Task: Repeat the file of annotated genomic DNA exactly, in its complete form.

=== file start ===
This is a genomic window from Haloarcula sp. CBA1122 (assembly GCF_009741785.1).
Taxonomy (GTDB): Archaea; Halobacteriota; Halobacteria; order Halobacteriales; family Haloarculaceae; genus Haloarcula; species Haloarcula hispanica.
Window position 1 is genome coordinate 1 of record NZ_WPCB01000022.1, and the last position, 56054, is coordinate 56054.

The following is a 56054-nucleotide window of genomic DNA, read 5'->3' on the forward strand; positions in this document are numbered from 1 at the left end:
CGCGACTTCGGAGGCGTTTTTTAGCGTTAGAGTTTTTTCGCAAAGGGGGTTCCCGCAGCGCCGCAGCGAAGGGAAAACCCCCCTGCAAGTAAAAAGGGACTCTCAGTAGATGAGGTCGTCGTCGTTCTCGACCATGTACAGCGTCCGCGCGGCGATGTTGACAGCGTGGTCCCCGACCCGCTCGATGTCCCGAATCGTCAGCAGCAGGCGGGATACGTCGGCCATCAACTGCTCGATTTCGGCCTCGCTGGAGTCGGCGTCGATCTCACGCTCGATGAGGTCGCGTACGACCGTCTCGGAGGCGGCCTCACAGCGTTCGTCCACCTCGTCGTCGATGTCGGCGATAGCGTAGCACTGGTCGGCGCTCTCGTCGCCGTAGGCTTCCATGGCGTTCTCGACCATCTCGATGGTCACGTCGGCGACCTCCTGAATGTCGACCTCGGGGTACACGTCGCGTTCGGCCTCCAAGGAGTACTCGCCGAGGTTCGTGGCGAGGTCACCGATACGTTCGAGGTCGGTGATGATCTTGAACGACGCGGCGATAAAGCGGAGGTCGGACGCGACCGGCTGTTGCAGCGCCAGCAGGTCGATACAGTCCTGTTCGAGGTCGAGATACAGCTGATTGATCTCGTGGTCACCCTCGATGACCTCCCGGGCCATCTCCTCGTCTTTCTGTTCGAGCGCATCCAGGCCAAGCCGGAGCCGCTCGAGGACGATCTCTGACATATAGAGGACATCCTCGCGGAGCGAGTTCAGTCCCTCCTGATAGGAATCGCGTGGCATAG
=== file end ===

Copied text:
This is a genomic window from Haloarcula sp. CBA1122 (assembly GCF_009741785.1).
Taxonomy (GTDB): Archaea; Halobacteriota; Halobacteria; order Halobacteriales; family Haloarculaceae; genus Haloarcula; species Haloarcula hispanica.
Window position 1 is genome coordinate 1 of record NZ_WPCB01000022.1, and the last position, 56054, is coordinate 56054.

The following is a 56054-nucleotide window of genomic DNA, read 5'->3' on the forward strand; positions in this document are numbered from 1 at the left end:
CGCGACTTCGGAGGCGTTTTTTAGCGTTAGAGTTTTTTCGCAAAGGGGGTTCCCGCAGCGCCGCAGCGAAGGGAAAACCCCCCTGCAAGTAAAAAGGGACTCTCAGTAGATGAGGTCGTCGTCGTTCTCGACCATGTACAGCGTCCGCGCGGCGATGTTGACAGCGTGGTCCCCGACCCGCTCGATGTCCCGAATCGTCAGCAGCAGGCGGGATACGTCGGCCATCAACTGCTCGATTTCGGCCTCGCTGGAGTCGGCGTCGATCTCACGCTCGATGAGGTCGCGTACGACCGTCTCGGAGGCGGCCTCACAGCGTTCGTCCACCTCGTCGTCGATGTCGGCGATAGCGTAGCACTGGTCGGCGCTCTCGTCGCCGTAGGCTTCCATGGCGTTCTCGACCATCTCGATGGTCACGTCGGCGACCTCCTGAATGTCGACCTCGGGGTACACGTCGCGTTCGGCCTCCAAGGAGTACTCGCCGAGGTTCGTGGCGAGGTCACCGATACGTTCGAGGTCGGTGATGATCTTGAACGACGCGGCGATAAAGCGGAGGTCGGACGCGACCGGCTGTTGCAGCGCCAGCAGGTCGATACAGTCCTGTTCGAGGTCGAGATACAGCTGATTGATCTCGTGGTCACCCTCGATGACCTCCCGGGCCATCTCCTCGTCTTTCTGTTCGAGCGCATCCAGGCCAAGCCGGAGCCGCTCGAGGACGATCTCTGACATATAGAGGACATCCTCGCGGAGCGAGTTCAGTCCCTCCTGATAGGAATCGCGTGGCATAG